Zooming along! Our Expert Research Reveals Shared E-Scooter Systems Can Generate Significant Positive Economic Spillover
New research examining the economic impact of micromobility on local economies found shared e-scooter systems created an estimated $13.8 million in additional sales across 370 food and beverage companies in four cities over six months in 2019, as compared to four similar cities over the same time period without e-scooter programs.
The study compared consumer purchase patterns in four cities that allowed operation of shared e-scooter systems – Atlanta, Austin, San Francisco, and Washington, D.C. – to similar cities that did not at the time – Boston, Houston, Phoenix, and Seattle. The study used extensive econometric methods to uncover purchasing that was caused by e-scooter rides, which would not have occurred otherwise.
“The post-COVID economic recovery remains slow, but this research shows we shouldn’t ignore the positive impact of micromobility on small businesses,” said Dan McCarthy, senior author of the study and assistant professor of marketing at Emory University’s Goizueta Business School. “This is especially relevant for the food and beverage sector, a significant source of jobs, which is suffering sales declines larger than most other sectors of the economy.”
The study uncovered e-scooter usage generated significant positive economic spillovers for the food and beverage industry purchasing in a similar way that consumers make impulse purchases at grocery stores – its effects are larger for businesses where the consumption happens more quickly, and businesses selling at lower prices.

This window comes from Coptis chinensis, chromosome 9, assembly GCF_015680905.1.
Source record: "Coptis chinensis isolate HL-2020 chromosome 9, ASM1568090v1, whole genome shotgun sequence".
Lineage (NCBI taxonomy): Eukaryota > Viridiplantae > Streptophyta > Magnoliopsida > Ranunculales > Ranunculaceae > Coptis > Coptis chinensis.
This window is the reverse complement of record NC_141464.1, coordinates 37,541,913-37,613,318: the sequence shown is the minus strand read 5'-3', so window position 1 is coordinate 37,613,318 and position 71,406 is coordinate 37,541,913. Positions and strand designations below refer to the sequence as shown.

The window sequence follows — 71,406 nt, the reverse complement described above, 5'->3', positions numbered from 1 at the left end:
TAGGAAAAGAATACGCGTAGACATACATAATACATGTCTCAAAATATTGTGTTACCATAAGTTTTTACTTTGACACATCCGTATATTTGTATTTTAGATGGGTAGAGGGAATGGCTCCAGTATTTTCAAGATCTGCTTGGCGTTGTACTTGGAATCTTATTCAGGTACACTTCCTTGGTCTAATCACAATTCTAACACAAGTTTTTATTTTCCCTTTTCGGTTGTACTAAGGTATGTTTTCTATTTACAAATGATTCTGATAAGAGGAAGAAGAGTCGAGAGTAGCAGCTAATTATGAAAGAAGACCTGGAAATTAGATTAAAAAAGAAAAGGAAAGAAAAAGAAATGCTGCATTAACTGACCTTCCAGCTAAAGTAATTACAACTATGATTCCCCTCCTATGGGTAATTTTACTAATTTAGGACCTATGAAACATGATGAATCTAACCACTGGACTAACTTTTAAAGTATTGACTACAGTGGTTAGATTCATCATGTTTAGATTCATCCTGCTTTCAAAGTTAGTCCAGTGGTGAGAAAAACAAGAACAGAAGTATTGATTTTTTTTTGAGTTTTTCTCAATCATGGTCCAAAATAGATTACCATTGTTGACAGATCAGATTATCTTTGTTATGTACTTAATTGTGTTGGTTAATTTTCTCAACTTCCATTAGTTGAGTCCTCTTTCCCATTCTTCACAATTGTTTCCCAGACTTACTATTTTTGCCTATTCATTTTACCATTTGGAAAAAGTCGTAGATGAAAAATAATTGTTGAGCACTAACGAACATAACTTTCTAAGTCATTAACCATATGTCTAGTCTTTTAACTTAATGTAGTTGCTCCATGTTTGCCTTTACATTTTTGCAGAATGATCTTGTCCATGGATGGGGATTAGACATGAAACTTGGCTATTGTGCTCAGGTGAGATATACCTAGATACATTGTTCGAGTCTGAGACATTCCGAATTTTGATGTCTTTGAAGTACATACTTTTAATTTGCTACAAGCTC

Across the cities studied with e-scooter programs, total sales in the food and beverage category increased by an estimated 0.6 percent on average, or approximately $921 in incremental spending per available e-scooter for the food and beverage companies over the six-month period studied in the analysis.
“Since these companies represent approximately 15 percent of the overall food and beverage market in these cities, the actual impact could be much larger,” said McCarthy. “If, for instance, subsequent research confirmed a similar level of uptick across all food and beverage companies in these markets driven by micromobility, the overall full-year economic impact could be close to $200 million.”
If you're interested in learning more - there's a full article published by Emory Business attached.
And, if you're a journalist looking to cover this exciting and emerging topic - then let us help. Dan McCarthy is an Assistant Professor of Marketing at Emory University's Goizueta School of Business. His research specialty is the application of leading-edge statistical methodology to contemporary empirical marketing problems. Dan is available to speak with media - simply click on his icon now to arrange an intwrview today.